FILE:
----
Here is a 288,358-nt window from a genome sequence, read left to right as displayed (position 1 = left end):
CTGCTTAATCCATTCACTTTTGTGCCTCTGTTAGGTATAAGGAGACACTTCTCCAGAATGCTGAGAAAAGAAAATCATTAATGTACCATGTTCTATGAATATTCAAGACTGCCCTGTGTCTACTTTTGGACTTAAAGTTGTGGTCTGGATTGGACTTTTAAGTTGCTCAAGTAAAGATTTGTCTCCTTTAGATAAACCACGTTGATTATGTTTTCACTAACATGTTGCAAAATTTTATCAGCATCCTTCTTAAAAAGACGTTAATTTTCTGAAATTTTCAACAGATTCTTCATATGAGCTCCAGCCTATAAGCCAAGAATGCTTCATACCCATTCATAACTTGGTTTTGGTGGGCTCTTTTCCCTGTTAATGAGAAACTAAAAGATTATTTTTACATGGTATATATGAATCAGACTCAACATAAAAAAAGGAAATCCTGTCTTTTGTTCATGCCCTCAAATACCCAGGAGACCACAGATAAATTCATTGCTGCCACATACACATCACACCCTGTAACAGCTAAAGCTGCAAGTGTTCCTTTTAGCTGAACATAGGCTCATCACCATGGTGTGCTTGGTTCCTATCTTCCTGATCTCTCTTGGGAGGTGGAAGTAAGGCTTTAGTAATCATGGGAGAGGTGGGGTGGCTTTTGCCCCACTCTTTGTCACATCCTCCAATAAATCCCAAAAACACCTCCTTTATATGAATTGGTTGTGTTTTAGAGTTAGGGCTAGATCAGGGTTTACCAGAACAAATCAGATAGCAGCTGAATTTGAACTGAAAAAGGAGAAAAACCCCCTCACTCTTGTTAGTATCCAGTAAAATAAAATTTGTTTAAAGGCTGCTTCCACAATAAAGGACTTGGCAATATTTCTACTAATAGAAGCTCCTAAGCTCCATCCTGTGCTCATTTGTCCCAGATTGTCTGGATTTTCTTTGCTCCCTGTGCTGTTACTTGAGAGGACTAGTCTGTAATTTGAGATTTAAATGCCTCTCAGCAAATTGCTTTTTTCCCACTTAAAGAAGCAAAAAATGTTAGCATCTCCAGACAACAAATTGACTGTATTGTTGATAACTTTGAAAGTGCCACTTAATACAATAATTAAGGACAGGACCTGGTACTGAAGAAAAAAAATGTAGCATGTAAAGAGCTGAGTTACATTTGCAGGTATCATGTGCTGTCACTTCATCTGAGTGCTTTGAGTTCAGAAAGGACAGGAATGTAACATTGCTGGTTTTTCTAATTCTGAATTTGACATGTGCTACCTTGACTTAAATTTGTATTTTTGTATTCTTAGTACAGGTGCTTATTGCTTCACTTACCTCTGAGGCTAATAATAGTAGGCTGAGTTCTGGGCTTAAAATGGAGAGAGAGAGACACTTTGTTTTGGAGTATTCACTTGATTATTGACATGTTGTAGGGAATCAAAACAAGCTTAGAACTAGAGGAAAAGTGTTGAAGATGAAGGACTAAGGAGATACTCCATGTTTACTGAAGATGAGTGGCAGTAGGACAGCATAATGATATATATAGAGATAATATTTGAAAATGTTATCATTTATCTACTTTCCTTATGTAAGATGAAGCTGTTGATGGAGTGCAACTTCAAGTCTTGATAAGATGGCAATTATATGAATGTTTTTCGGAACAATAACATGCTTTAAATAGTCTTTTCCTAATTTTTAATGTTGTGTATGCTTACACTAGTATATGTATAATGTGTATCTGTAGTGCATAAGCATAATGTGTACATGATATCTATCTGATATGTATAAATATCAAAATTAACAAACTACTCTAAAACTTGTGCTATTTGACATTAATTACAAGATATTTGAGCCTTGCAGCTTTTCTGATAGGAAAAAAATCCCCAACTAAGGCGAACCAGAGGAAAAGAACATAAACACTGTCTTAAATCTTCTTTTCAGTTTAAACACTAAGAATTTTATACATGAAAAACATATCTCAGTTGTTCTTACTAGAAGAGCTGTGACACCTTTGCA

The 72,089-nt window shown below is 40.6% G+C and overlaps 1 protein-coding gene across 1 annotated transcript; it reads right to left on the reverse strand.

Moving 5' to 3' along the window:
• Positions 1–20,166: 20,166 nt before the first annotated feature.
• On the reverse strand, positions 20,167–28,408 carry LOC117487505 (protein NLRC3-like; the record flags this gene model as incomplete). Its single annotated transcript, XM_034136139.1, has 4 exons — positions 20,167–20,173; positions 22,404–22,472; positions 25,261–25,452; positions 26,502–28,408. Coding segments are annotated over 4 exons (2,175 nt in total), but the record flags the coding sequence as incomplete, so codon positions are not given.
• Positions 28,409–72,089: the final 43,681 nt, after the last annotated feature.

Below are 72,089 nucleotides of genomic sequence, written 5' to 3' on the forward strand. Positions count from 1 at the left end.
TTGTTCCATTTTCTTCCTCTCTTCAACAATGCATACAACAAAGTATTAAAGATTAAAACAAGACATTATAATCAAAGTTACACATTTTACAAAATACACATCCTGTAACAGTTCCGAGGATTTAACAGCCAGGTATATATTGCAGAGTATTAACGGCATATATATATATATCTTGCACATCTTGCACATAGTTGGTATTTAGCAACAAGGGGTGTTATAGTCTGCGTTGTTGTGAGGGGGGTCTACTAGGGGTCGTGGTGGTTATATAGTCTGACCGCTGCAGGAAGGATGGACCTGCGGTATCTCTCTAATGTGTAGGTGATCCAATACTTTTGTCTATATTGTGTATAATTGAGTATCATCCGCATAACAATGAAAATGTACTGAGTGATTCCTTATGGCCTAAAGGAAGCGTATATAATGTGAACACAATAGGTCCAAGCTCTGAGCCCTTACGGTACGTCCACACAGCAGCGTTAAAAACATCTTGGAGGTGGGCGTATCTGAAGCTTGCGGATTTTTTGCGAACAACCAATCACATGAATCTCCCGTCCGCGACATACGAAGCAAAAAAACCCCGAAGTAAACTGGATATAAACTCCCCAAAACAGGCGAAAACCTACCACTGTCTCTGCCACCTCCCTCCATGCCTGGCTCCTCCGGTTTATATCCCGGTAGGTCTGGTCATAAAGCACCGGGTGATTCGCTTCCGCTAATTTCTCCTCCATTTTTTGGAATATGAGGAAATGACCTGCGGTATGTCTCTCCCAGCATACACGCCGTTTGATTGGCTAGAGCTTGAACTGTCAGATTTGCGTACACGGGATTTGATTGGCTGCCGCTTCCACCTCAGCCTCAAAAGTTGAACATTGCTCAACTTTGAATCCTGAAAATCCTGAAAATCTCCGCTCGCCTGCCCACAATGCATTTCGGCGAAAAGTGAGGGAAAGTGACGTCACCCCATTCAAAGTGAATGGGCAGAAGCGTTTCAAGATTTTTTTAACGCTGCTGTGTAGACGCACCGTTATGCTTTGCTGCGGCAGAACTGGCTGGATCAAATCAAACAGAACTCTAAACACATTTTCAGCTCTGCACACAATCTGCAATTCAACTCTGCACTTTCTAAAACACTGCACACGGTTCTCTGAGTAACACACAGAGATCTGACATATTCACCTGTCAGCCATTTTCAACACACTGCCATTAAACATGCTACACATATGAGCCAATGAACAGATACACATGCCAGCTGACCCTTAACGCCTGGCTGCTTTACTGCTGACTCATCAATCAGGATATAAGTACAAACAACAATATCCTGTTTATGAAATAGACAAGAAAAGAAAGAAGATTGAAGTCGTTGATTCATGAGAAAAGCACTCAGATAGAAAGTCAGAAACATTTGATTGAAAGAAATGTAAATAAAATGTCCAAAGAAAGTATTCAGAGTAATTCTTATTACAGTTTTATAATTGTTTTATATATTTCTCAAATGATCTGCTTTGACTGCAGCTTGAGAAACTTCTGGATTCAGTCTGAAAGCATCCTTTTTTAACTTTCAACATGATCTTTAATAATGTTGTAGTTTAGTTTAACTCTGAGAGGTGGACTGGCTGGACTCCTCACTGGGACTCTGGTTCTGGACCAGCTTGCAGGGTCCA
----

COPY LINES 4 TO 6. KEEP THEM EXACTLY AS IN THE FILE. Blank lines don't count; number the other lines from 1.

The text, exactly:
Moving 5' to 3' along the window:
• Positions 1–20,166: 20,166 nt before the first annotated feature.
• On the reverse strand, positions 20,167–28,408 carry LOC117487505 (protein NLRC3-like; the record flags this gene model as incomplete). Its single annotated transcript, XM_034136139.1, has 4 exons — positions 20,167–20,173; positions 22,404–22,472; positions 25,261–25,452; positions 26,502–28,408. Coding segments are annotated over 4 exons (2,175 nt in total), but the record flags the coding sequence as incomplete, so codon positions are not given.